Suffice it to say, I’ve learned a lot about the criminal mind and the criminal justice system since 1994, but some things still haven’t changed: Even the convicted killers are still telling me that they’re innocent, or in Gardner’s case, that it wasn’t all his fault – that he tried to seek treatment to stop himself before he killed again. It’s unclear how hard he tried, but I did check out his claims, and was horrified to learn that there are NO substance abuse or mental health treatment beds in San Diego County that will take a convicted sex offender like him.

He and his mother did try to get him committed at a public psychiatric hospital in Riverside County, but because the laws regulating the admission of patients under the imminent danger law are so arcane, the doctor reportedly didn’t believe Gardner qualified as 5150 – someone who is deemed to be in imminent danger of harming himself or others – he sent him on his way with two vials of prescription medications. About a week later, Gardner went on a near fatal suicidal drug binge and then another week later, he raped and killed his second victim, 17-year-old Chelsea King.

Just recently, I headed up for a sentencing hearing in Orange County for Nanette Packard and Eric Naposki, two former lovers who were convicted recently of conspiring to kill Nanette’s multimillionaire boyfriend Bill McLaughlin back in 1994, the same year, coincidentally, that I was interviewing Galvan. I’ve interviewed Naposki twice now for more than seven hours and he is a charming, friendly guy. A real talker. A former linebacker in the NFL and also the World Football League, Naposki is a really big guy, who joked with me and flexed his enormous Popeye-esque biceps to prove that he doesn’t need steroids to be big.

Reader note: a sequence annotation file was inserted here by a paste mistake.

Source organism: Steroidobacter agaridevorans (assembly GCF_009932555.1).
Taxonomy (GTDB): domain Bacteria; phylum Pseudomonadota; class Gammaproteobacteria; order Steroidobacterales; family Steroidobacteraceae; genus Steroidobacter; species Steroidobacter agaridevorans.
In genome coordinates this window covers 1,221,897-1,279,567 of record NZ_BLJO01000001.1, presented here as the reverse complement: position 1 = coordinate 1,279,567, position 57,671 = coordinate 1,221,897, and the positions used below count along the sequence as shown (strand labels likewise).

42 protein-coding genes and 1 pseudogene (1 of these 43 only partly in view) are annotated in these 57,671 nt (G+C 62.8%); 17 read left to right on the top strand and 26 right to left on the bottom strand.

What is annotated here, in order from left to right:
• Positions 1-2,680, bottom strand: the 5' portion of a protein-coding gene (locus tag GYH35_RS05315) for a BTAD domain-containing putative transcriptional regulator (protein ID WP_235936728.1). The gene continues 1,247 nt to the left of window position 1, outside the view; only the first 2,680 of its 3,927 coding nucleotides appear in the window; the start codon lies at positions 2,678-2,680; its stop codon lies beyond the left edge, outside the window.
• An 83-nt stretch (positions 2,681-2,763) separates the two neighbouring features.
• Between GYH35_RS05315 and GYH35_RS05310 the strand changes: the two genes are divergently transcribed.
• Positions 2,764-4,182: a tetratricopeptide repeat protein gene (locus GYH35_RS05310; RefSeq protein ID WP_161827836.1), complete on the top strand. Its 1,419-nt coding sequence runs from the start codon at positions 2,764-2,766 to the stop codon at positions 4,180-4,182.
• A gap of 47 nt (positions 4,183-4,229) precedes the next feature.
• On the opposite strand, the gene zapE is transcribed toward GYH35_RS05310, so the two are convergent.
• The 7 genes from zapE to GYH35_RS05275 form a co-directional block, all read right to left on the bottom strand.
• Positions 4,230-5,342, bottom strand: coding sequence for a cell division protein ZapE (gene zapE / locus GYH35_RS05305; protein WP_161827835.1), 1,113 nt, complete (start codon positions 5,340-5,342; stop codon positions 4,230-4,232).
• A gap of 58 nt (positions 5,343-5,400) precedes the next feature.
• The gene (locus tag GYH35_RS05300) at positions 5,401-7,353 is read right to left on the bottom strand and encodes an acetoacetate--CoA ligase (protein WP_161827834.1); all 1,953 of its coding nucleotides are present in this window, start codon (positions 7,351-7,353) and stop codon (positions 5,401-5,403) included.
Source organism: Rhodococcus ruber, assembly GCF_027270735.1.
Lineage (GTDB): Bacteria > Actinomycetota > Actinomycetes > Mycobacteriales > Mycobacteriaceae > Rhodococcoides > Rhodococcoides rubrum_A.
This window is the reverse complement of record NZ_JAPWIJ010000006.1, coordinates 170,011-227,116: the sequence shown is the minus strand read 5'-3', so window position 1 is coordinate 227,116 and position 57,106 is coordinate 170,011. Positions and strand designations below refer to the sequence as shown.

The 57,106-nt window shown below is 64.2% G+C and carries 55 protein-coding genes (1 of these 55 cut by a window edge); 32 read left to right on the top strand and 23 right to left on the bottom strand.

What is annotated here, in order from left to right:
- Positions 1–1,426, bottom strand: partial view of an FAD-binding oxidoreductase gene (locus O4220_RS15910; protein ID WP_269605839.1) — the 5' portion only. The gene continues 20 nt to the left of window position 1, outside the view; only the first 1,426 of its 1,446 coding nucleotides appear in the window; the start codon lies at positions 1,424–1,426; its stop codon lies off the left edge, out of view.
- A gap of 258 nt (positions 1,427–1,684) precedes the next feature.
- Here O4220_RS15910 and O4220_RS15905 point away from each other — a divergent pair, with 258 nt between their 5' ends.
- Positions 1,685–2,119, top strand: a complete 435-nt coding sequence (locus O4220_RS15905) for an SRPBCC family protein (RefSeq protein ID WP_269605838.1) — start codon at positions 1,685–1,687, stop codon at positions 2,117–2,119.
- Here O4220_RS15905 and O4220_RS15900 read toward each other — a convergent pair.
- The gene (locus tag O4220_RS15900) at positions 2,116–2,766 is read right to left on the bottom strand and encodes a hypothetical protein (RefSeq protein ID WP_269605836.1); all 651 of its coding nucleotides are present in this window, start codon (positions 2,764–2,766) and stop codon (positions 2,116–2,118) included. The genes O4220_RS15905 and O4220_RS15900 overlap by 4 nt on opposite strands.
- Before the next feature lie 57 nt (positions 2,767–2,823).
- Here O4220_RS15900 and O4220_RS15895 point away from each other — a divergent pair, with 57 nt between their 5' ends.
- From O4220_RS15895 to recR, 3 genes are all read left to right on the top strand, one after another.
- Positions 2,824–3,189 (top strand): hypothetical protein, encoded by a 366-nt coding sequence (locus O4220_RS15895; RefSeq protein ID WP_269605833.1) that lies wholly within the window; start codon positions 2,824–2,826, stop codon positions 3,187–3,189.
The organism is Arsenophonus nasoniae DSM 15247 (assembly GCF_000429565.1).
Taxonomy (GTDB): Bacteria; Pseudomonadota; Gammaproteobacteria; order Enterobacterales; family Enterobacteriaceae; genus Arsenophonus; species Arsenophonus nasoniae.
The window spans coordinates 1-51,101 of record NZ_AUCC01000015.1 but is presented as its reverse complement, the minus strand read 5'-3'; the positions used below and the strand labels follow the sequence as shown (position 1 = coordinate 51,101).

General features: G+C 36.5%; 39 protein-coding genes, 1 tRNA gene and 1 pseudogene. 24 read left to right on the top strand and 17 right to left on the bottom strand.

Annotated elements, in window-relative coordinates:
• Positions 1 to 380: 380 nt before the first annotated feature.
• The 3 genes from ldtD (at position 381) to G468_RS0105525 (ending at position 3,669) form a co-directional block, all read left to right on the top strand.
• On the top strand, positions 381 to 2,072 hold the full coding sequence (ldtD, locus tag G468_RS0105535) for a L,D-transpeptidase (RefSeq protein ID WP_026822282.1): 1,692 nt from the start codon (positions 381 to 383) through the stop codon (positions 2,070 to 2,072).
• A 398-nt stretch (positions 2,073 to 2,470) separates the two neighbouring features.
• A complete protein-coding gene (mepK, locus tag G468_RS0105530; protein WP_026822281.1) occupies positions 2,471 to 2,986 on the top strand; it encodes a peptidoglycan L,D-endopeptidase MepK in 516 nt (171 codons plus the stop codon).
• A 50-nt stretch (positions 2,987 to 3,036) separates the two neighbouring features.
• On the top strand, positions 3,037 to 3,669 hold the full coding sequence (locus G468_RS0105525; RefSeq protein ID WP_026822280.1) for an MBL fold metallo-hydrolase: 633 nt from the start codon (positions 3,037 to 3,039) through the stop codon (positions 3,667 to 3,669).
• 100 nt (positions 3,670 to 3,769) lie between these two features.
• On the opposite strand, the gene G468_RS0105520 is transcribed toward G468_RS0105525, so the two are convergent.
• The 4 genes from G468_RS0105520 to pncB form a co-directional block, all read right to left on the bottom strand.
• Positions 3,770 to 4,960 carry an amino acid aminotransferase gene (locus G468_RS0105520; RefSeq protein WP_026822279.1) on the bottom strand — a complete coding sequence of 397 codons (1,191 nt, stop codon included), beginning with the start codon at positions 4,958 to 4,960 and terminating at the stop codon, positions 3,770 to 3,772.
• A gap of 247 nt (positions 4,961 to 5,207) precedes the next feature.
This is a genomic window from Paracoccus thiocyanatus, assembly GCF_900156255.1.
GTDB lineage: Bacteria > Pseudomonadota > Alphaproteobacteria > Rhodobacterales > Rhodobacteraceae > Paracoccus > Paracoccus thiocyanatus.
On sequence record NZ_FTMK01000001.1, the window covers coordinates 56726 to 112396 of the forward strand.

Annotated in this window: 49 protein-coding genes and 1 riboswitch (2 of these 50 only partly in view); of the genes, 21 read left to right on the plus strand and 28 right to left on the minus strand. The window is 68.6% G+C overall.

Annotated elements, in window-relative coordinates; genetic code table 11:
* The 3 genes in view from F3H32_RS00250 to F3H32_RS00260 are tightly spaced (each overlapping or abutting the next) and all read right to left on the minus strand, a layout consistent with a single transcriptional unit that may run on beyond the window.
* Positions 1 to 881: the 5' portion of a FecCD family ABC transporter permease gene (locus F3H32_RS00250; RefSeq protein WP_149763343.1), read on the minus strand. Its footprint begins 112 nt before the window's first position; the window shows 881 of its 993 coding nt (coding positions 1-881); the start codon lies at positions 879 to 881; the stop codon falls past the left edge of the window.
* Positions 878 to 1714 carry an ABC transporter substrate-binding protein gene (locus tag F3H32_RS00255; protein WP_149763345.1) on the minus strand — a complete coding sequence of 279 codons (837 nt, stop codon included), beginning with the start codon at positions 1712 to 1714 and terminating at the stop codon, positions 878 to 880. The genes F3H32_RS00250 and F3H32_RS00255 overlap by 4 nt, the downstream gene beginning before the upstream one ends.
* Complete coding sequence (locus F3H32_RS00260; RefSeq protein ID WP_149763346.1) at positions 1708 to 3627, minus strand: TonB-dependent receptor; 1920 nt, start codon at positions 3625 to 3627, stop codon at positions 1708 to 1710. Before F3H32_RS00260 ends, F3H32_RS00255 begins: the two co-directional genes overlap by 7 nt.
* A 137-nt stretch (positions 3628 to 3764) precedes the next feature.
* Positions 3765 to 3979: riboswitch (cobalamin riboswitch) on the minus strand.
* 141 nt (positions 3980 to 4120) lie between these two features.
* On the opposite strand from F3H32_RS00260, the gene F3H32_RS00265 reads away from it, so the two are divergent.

When he wasn’t regaling me with stories of his winning tryout for the New England Patriots or background about his career in security and his two failed marriages, he was explaining to me how Packard had hired a hit man to kill McLaughlin – and it wasn’t Naposki, who was named the shooter by police and prosecutors, and then last July by a jury.

Naposki’s lawyers have spent months putting together a motion asking for a new trial, saying his first one wasn’t fair because evidence that would have proven his innocence has long been destroyed, witnesses have died, etc. So, as it turned out, he wasn’t sentenced that day, to give the defense more time to respond to the due process/new trial motion his attorneys have just filed.